How To Clean a Telescope Lens, Mirrors & Eyepieces
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Before I can tell you how to clean your telescope’s lens, mirrors and eyepieces, I must give you a fair warning.
Only when it is necessary should the optics of a telescope be cleaned. If there are only a few visible specks of dust on your scope’s lens or mirror, you do not need to clean them. The special coatings on mirrors and lenses can be damaged and aged prematurely if they are cleaned excessively frequently or with excessive force, which will permanently reduce the performance of the mirrors and lenses.
So, I tell all my friends to clean their telescopes only when the optics are truly dusty or dirty. The best thing to do is to clean only as much as you need, begin by cleaning gently and then progress to more thorough cleaning.
Needless to say, you must clean the telescope’s outside optical surfaces first before even thinking about disassembling your scope and cleaning inner surfaces.
Trust me, a little bit of dust on your telescope optics makes absolutely no difference in the overall performance of your telescope.
In his book ‘Star Testing Astronomical Telescopes,’ Harold Richard Suiter concludes that “The maximum amount of dirt should tolerate on the telescope optics is about 1/1000 of the surface area, the size of a single obstruction about 1/30 of the diameter.”
In other words, on a 10-inch-diameter telescope mirror, you can have as much dirt as in a completely opaque blot a third of an inch across. That seems like a lot of dust that does no harm at all, isn’t it?
But if things get really dirty and you decide a cleaning has to be done, In this article, I’m going to walk you through the safest and most effective way of cleaning lenses, mirrors, and eyepieces one by one.
How To Clean a Telescope Lens
Even though cleaning the lenses of your telescope is a job that requires time, care, and a good cleaning kit (like Orion Deluxe 6-Piece Optics Cleaning Kit from Amazon), it is still possible to clean your telescope lenses at home in a way that is both thorough and safe.
Step1: Remove loose dust from the lenses.
If you skip this step and go straight to scrubbing and wiping the lens, you risk scratching the coating on the lens or even the lens itself from the very tiny dust particles. Therefore, it is essential to remove any loose dust particles first.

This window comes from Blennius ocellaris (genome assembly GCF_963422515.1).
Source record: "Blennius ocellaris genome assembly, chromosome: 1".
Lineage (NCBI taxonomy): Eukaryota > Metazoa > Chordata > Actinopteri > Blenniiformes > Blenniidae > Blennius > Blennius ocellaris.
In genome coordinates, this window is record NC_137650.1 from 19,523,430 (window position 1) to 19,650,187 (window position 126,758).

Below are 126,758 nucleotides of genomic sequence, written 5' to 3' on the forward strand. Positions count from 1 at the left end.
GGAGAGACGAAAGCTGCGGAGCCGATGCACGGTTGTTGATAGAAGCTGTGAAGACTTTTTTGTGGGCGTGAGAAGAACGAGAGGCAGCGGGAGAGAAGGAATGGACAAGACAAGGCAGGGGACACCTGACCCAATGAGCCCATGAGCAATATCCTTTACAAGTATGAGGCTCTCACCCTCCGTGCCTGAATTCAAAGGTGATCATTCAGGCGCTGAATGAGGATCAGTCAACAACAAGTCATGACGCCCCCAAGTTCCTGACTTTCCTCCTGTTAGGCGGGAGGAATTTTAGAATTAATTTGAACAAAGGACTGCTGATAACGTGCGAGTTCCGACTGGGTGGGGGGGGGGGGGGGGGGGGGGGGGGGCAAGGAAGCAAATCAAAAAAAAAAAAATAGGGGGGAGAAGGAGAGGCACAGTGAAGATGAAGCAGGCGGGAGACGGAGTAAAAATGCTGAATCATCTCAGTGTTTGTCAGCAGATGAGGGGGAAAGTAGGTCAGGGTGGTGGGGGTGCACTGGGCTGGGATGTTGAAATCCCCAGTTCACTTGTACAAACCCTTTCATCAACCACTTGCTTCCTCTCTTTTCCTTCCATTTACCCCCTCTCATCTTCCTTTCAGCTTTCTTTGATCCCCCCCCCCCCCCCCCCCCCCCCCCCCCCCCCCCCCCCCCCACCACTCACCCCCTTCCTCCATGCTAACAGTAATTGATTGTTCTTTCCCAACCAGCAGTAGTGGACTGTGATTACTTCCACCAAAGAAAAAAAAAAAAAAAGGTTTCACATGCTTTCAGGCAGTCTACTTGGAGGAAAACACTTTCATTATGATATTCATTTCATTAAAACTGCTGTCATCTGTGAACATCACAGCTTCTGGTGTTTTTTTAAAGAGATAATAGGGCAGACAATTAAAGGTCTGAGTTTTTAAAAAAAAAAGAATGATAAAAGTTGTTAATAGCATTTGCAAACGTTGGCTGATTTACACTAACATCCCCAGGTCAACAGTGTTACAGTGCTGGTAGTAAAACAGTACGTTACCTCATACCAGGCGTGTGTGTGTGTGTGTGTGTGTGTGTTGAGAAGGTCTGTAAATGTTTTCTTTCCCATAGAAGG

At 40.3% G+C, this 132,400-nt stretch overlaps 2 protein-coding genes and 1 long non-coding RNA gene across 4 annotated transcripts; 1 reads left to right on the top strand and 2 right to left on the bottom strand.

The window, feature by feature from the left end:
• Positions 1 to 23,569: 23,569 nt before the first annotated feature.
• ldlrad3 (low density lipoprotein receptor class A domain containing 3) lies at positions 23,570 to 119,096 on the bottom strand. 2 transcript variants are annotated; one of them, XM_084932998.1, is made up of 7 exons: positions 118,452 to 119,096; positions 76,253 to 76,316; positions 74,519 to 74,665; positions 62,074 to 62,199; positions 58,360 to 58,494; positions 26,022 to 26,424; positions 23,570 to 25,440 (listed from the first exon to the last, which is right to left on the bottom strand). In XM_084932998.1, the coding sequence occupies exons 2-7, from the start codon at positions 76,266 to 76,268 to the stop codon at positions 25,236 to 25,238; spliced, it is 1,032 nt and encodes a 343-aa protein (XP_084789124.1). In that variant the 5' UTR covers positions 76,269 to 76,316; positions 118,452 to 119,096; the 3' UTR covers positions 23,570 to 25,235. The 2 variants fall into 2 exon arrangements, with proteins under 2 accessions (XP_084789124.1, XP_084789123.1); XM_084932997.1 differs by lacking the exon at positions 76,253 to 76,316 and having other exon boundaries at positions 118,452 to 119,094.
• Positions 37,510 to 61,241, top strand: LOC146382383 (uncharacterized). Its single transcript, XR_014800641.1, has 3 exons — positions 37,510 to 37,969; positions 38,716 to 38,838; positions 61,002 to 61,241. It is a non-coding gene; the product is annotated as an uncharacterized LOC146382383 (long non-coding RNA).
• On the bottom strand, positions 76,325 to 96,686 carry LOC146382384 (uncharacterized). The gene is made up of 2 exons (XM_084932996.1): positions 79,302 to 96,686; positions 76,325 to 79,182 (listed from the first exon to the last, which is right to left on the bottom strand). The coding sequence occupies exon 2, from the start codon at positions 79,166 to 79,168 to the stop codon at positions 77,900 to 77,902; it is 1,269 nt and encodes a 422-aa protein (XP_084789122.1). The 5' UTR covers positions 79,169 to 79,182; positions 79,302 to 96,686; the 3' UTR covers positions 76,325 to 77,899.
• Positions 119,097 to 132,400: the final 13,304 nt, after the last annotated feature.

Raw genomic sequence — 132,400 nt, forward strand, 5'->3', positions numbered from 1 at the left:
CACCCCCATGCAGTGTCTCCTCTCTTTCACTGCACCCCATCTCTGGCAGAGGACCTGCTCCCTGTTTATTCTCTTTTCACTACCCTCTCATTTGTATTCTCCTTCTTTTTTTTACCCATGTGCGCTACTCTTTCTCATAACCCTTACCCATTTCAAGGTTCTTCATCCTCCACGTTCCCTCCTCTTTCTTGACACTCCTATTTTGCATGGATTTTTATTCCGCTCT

Don’t blow the dust away with your breath!
You might get tempted to just blow away the dust but do not do it.
Your breath contains a lot of moisture, and getting spit on your telescope lens can permanently damage it.
Suck the dust off!
The quicker and easier way to dust eyepieces is to suck the air and dust off the lens. Cover the end of your telescope above the lens with your fingers and suck in air from one side.
This removes the dust from your telescope optics to your lungs.
Fortunately, there are a few better techniques that do not involve using your lungs to gather dust.
Use a camel hair brush to remove dust from optics.
Another method for clearing dust from the telescope’s lens is to use a brush made of camel hair and give it a light brush.
These brushes have gentle bristles and a low propensity to scratch a lens, and they can be purchased at stores that sell cameras.
It is important to store the brush in a bag when it is not being used so that it does not become contaminated with dust from previous uses.
After you have finished using the brush, it is a good idea to run it through the air blower to remove any dust that may have accumulated on it.
Use a manual air blower to remove dust from telescope optics.
Alternatively, you can also purchase an optical cleaning kit, like this one, from Amazon.
This optical cleaning kit comes with an air blower to blow the dust off your telescope lens.
The air blower has a bulb on one end and a nozzle on the other.
When you squeeze the bulb, it draws in clean air at one end and then expels it as a jet through the nozzle end, and that’s how it blows away the dust off your telescope optics.
To effectively remove all of the dust from your lens, it is recommended that you combine the step of brushing with the step of using the air blower.
Step 2: Use cotton/microfibre cloth to clean the optics.
If you’ve followed the instructions in the previous step, then all the dust must have gone from your telescope, and it might be a good time to stop cleaning your telescope.
If you notice any fingerprints or eyelash oil on your lenses, only then should you continue cleaning with the lens solution and microfibre cloth.
The cleaning kit I mentioned before comes with an isopropyl alcohol solution for tougher dirt or stains on telescope optics.